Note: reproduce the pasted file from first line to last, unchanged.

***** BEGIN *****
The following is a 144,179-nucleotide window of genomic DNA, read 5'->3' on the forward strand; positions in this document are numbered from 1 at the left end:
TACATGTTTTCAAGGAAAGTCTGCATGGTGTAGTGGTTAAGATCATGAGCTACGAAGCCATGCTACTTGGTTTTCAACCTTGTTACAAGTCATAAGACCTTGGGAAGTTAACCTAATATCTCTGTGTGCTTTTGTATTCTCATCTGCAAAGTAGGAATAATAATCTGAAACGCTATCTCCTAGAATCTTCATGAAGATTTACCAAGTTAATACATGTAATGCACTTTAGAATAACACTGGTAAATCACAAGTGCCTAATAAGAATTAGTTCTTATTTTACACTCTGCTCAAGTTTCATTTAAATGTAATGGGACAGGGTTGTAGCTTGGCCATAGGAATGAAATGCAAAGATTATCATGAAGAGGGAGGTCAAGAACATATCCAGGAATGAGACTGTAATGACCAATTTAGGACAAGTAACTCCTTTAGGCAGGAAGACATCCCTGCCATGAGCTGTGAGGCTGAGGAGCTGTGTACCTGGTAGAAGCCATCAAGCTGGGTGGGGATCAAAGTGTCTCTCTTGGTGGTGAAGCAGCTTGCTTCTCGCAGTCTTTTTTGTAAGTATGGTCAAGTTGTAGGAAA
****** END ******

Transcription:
The following is a 144,179-nucleotide window of genomic DNA, read 5'->3' on the forward strand; positions in this document are numbered from 1 at the left end:
TACATGTTTTCAAGGAAAGTCTGCATGGTGTAGTGGTTAAGATCATGAGCTACGAAGCCATGCTACTTGGTTTTCAACCTTGTTACAAGTCATAAGACCTTGGGAAGTTAACCTAATATCTCTGTGTGCTTTTGTATTCTCATCTGCAAAGTAGGAATAATAATCTGAAACGCTATCTCCTAGAATCTTCATGAAGATTTACCAAGTTAATACATGTAATGCACTTTAGAATAACACTGGTAAATCACAAGTGCCTAATAAGAATTAGTTCTTATTTTACACTCTGCTCAAGTTTCATTTAAATGTAATGGGACAGGGTTGTAGCTTGGCCATAGGAATGAAATGCAAAGATTATCATGAAGAGGGAGGTCAAGAACATATCCAGGAATGAGACTGTAATGACCAATTTAGGACAAGTAACTCCTTTAGGCAGGAAGACATCCCTGCCATGAGCTGTGAGGCTGAGGAGCTGTGTACCTGGTAGAAGCCATCAAGCTGGGTGGGGATCAAAGTGTCTCTCTTGGTGGTGAAGCAGCTTGCTTCTCGCAGTCTTTTTTGTAAGTATGGTCAAGTTGTAGGAAA